Dr. Fissell: Dialysis is an intermittent stop-and-start treatment. The artificial kidney is continuous, around-the-clock treatment. There are a couple of advantages to that. The first is that you can maintain your body’s fluid balance. In dialysis, you get rid of 2-3 days’ worth of fluid in a couple of hours, and that’s very stressful to the heart and maybe to the brain as well. Second advantage is that patients will be able to eat a normal diet. Some waste products that are byproducts of our nutritional intake are slow to leave the body. So in dialysis, we restrict the diet severely and add medicines to soak up extra phosphorus. With a continuous treatment, you can balance excretion and intake.

The other aspect is that dialysis requires an immense amount of disposables. Hundreds of liters of water per patient per treatment, hundreds of thousands of dialysis cartridges and IV bags every year. The artificial kidney doesn’t need a water supply, disposable sorbent, or cartridges.

How does the artificial kidney work?

Dr. Fissell: Just like a healthy kidney. We have a unit that filters the blood so that red blood cells, white blood cells, platelets, antibodies, albumin – all the good stuff that your body worked hard to synthesize – stays in the blood, but a watery soup of toxins and waste is separated out. In a second unit, called the bioreactor, kidney cells concentrate those wastes and toxins into urine.

Dr. Roy: We used a technology called silicon micro-machining to invent an entirely new membrane that mimics a healthy kidney’s filters. It filters the blood just using the patient’s heart as a pump. No electric motors, no batteries, no wires. This lets us have something that’s completely implanted.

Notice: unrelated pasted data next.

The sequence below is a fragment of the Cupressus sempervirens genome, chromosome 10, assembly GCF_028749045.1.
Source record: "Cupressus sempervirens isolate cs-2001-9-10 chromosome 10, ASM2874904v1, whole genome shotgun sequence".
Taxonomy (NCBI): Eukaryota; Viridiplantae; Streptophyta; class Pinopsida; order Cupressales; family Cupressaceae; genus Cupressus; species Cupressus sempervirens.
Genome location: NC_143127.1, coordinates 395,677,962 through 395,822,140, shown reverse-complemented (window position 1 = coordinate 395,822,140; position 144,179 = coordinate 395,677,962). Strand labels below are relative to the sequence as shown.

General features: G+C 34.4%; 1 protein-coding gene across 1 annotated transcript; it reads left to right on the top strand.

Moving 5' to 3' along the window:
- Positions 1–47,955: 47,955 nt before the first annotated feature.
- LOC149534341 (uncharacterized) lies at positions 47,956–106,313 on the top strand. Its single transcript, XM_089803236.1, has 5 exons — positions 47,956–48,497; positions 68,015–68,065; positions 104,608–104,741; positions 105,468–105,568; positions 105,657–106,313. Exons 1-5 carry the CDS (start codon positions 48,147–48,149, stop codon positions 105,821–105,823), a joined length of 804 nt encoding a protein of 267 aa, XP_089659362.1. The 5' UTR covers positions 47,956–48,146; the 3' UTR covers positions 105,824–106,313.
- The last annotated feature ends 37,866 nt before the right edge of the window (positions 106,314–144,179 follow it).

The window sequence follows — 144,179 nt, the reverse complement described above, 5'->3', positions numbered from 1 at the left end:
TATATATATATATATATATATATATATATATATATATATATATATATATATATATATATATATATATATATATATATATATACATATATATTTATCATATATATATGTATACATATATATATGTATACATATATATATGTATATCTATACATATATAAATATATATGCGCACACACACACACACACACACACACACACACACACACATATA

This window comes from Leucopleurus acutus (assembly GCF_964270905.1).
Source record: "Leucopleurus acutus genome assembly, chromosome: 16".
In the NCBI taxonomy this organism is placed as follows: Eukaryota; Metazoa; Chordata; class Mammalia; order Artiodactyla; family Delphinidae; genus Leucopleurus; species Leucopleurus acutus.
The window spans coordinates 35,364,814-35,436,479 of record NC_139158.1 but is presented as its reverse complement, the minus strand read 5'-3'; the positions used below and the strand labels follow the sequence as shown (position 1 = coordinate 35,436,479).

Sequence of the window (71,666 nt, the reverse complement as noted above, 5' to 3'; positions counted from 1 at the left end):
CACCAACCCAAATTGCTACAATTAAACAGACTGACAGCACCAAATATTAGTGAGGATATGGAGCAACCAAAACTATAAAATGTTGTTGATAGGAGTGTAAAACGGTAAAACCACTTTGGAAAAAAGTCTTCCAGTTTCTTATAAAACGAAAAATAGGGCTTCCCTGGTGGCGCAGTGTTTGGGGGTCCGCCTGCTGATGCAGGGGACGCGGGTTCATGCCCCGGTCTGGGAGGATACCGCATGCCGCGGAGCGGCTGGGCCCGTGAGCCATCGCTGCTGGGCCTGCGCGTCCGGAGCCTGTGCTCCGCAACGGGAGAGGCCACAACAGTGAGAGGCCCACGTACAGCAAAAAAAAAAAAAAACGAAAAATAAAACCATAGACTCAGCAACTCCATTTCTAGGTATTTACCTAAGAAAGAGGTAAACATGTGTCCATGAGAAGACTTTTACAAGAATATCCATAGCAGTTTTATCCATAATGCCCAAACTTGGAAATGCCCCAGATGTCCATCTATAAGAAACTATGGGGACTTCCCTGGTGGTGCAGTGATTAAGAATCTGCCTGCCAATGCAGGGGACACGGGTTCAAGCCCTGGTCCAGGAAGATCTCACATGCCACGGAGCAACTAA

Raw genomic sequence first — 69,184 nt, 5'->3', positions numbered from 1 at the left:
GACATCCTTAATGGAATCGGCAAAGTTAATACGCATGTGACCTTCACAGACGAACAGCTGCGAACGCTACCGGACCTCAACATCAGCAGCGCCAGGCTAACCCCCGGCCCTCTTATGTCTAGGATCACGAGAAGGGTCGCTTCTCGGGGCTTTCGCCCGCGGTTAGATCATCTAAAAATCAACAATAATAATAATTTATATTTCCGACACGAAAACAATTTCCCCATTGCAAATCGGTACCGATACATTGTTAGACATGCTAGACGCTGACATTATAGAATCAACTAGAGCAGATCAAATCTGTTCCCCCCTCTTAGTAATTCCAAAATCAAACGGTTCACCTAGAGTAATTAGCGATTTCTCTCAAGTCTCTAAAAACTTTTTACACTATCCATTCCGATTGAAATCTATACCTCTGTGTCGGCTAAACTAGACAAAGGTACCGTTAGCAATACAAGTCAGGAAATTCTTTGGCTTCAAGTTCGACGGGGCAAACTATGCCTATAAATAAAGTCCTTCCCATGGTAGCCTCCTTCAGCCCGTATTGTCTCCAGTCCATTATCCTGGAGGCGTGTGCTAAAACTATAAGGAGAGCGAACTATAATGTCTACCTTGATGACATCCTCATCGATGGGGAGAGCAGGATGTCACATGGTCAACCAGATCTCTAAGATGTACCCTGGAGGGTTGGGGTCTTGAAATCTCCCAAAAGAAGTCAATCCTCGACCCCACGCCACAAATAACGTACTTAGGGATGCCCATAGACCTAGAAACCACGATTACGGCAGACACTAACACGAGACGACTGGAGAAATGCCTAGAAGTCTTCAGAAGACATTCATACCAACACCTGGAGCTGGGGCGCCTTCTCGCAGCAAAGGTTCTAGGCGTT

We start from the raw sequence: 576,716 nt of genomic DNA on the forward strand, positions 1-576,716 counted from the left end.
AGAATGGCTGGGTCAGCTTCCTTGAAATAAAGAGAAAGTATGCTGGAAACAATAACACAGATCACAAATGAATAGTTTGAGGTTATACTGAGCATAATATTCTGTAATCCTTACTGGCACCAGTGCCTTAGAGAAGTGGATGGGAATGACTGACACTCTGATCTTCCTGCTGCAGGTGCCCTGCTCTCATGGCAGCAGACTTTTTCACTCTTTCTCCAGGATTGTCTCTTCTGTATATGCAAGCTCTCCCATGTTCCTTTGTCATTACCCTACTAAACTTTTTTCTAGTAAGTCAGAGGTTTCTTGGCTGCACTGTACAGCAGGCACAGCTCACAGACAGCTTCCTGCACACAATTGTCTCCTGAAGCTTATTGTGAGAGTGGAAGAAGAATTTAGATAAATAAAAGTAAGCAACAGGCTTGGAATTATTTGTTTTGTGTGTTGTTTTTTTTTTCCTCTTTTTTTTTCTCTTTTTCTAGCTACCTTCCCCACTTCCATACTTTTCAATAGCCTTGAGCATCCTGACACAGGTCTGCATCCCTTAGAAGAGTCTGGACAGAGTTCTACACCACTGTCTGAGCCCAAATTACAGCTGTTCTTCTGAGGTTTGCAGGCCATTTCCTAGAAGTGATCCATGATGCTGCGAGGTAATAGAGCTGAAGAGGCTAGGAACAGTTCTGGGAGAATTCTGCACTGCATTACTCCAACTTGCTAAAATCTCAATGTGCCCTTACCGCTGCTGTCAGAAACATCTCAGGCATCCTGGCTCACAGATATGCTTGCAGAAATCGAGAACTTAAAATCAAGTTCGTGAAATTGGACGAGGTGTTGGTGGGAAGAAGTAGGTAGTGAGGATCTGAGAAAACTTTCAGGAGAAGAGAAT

We also developed a cell culture of kidney cells that function in an artificial kidney. Normally, cells in a dish don’t fully adopt the features of a cell in the body. We looked at the literature around 3-D printing of organs. We learned that, in addition to fluid flow, stiff scaffolds, like cell culture dishes, trigger specific signals that keep the cells from functioning. We overcame that by looking at the physical microenvironment of the cells – not the hormones and proteins, but instead the fundamentals of the laboratory environment. For example, most organs are soft, yet plastic lab dishes are hard. By using tools that replicated the softness and fluid flow of a healthy kidney, remarkably, these cells functioned better than on a plastic dish.

Would patients need immunosuppressive or anticoagulation medication?

Dr. Fissell: They wouldn’t need either. The structure and chemistry of the device prevents blood from clotting. And the membranes in the device are a physical barrier between the host immune system and the donor cells, so the body won’t reject the device.

What is the state of the technology now?

Dr. Fissell: We have shown the function of the filters and the function of the cells, both separately and together, in preclinical in vivo testing. What we now need to do is construct clinical-grade devices and complete sterility and biocompatibility testing to initiate a human trial. That’s going to take between $12 million and $15 million in device manufacturing.

So it’s more a matter of money than time until the first clinical trials?

Dr. Roy: Yes, exactly. We don’t like to say that a clinical trial will start by such-and-such year. From the very start of the project, we have been resource limited.

A version of this article first appeared on Medscape.com.